Esports is on the rise, and so are the Charlotte Phoenix. Now that we are all living the #QuarantineLife, the Phoenix are here to help, whether you’re a die-hard esports fan or a traditional sports fan looking for some new content. We are increasing streaming times to support our content creators and giving those who live in different time zones the ability to tune in. If you’re looking for some at-home entertainment, please check out the Twitch streams of our Rocket League pro players: Karma, Shadow, and WondaMike.

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In true Phoenix nature, our Charlotte team is finding a way to thrive despite the constant disruptions taking place around the world. We will continue to support the Y-TAC program, as well as Charlotte Mecklenburg schools and STEM programs during these trying times. Due to COVID-19, Y-TAC accelerated their program allowing students the chance to be paid for their apprenticeship. Learn more about our involvement with STEM programs such as Y-TAC, Charlotte’s first Youth Technology Apprenticeship Camp, on our website.

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The Charlotte Phoenix just played in the Open Qualifiers for the Rocket League Spring Series on April 21-22, making it from over 850 teams down to the top 8. The Main Event of the Spring Series was held on April 25-26 on Twitch, with the final match played live on ESPN2. ESPN hired Landon Donovan, a former professional soccer player and current manager for the San Diego Loyal, to join the Rocket League casters for this event. This brought another element to the broadcast because he helped explain every single Rocket League reference in terms of another sport, making this extremely easy to watch for traditional sports fans that have never watched esports in their lives.

Because esports broadcasts shown on major networks or streamed online are so easy to follow right now, we encourage you to “bring a friend” to watch these series, (and by bring a friend, we mean responsibly hang out via FaceTime or Zoom). Whether you bring your duos partner or a friend or family member that has never watched esports before, please share your experience with us on Twitter @CLTPhoenixGG.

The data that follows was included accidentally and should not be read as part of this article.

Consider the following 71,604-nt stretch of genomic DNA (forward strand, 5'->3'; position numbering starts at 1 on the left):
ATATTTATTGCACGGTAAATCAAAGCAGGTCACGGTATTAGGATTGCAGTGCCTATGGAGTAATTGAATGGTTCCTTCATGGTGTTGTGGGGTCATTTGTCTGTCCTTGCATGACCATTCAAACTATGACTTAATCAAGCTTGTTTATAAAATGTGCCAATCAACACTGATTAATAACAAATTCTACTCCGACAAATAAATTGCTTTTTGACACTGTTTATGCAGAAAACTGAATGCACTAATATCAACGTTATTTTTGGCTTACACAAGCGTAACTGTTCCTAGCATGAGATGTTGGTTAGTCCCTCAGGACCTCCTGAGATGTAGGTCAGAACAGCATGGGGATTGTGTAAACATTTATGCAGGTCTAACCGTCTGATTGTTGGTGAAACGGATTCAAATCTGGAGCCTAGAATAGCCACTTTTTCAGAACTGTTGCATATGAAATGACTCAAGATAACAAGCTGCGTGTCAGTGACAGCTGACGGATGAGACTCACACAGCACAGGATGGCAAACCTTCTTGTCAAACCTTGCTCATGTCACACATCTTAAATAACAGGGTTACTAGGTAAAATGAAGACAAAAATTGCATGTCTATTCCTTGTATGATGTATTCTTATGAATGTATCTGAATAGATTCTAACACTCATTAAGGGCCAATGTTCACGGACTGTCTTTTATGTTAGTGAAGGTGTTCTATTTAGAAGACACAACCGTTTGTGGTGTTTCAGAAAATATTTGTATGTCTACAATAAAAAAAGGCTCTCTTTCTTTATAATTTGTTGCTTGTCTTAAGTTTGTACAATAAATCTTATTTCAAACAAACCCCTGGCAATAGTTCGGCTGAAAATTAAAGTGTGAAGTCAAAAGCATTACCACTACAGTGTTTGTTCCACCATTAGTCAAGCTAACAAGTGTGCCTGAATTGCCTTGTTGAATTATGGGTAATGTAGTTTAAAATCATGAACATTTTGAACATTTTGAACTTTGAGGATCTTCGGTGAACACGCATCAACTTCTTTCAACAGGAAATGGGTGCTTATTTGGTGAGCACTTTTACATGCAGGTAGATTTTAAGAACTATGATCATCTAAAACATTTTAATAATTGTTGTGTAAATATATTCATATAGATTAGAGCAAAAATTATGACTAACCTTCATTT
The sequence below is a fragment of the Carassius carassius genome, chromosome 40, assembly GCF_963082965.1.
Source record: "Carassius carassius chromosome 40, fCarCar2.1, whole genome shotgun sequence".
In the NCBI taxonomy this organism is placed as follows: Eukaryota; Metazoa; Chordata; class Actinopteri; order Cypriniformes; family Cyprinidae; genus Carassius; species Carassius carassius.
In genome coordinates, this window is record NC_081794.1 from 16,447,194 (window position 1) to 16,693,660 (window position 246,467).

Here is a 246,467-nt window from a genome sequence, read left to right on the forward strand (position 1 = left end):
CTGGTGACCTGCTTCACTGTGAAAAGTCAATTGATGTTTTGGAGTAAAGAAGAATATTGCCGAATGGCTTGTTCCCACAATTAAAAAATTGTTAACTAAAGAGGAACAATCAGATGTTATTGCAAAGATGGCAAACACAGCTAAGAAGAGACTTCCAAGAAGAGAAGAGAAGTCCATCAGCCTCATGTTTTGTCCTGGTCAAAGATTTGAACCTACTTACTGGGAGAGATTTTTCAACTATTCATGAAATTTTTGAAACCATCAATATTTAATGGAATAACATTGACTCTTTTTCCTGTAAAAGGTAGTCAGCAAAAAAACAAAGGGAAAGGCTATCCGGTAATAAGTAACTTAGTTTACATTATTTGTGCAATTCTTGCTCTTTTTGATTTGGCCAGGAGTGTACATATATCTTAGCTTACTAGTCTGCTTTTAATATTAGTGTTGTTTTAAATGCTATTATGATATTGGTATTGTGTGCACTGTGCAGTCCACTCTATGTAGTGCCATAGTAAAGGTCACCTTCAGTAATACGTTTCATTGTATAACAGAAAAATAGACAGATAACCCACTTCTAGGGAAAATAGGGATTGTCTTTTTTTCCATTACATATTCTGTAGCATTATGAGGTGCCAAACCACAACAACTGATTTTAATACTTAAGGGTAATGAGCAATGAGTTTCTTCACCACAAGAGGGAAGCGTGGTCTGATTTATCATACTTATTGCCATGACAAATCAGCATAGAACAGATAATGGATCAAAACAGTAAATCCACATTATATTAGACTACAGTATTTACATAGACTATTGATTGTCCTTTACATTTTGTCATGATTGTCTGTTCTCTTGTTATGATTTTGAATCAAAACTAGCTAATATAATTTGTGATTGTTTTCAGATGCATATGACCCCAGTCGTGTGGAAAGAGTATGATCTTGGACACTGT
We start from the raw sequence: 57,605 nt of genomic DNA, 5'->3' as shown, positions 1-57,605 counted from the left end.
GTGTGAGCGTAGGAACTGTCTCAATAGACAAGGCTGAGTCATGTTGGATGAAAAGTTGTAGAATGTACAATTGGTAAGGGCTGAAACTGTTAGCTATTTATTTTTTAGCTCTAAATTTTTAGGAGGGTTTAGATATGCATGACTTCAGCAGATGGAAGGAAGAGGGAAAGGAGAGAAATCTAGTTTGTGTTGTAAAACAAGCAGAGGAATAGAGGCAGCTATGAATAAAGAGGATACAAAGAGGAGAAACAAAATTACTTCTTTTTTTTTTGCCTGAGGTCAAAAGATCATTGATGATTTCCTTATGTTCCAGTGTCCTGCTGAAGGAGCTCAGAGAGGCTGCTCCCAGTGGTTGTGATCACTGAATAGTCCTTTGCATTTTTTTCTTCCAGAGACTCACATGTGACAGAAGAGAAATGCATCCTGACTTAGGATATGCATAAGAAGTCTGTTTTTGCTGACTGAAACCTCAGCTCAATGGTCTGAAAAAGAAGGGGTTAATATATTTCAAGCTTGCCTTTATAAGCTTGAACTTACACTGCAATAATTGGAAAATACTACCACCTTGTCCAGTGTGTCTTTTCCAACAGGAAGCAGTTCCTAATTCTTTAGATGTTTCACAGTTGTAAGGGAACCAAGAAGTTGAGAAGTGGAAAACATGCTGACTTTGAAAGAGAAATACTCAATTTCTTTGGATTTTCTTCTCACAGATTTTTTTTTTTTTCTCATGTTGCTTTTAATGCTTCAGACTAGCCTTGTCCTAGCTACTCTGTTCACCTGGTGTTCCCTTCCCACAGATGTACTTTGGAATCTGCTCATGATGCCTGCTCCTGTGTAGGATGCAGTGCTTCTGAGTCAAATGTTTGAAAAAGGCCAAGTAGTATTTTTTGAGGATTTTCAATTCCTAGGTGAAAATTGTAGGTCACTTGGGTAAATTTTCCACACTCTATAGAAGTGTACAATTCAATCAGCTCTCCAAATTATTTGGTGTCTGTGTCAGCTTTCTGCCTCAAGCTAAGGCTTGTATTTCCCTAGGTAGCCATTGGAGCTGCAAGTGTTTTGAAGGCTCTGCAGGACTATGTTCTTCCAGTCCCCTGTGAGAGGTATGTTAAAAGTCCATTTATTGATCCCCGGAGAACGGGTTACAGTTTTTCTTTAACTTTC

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To give fans more opportunities to play, the Phoenix will be hosting various tournaments open to anyone who joins our Discord server and signs up in the appropriate channels. We just held a 5v5 tournament for the new game VALORANT on April 24-26, hosted by CLT Esports. Since VALORANT is a brand new game, this kind of tournament is a great opportunity to compete in a game while everyone is close to the same experience level. We plan to hold more events like this in the future, encouraging all to participate. We will also continue to host Rocket League tournaments every Sunday, (that are free to enter!), and we hope to see both familiar and new fans there each week. To view the official rules and learn more about these tournaments, check out the different tournament channels within our Discord.

Now is the time to rise up, gamers. Show traditional sports fans that esports can be just as suspenseful, nerve-wracking, and thrilling, even from home. Show them it’s easy to watch and not intimidating to learn, because now more than ever, people need a fun, interactive outlet. Many people struggling with anxiety at this time want to distract themselves, and unfortunately a lot of those distractions are suspended or cancelled. Embrace your inner gamer: stream a new channel or game on Twitch (like VALORANT!), message your friends on Discord, buy a board game for the fam, and be the very best Pokémon trainer like no one ever was, (from your couch).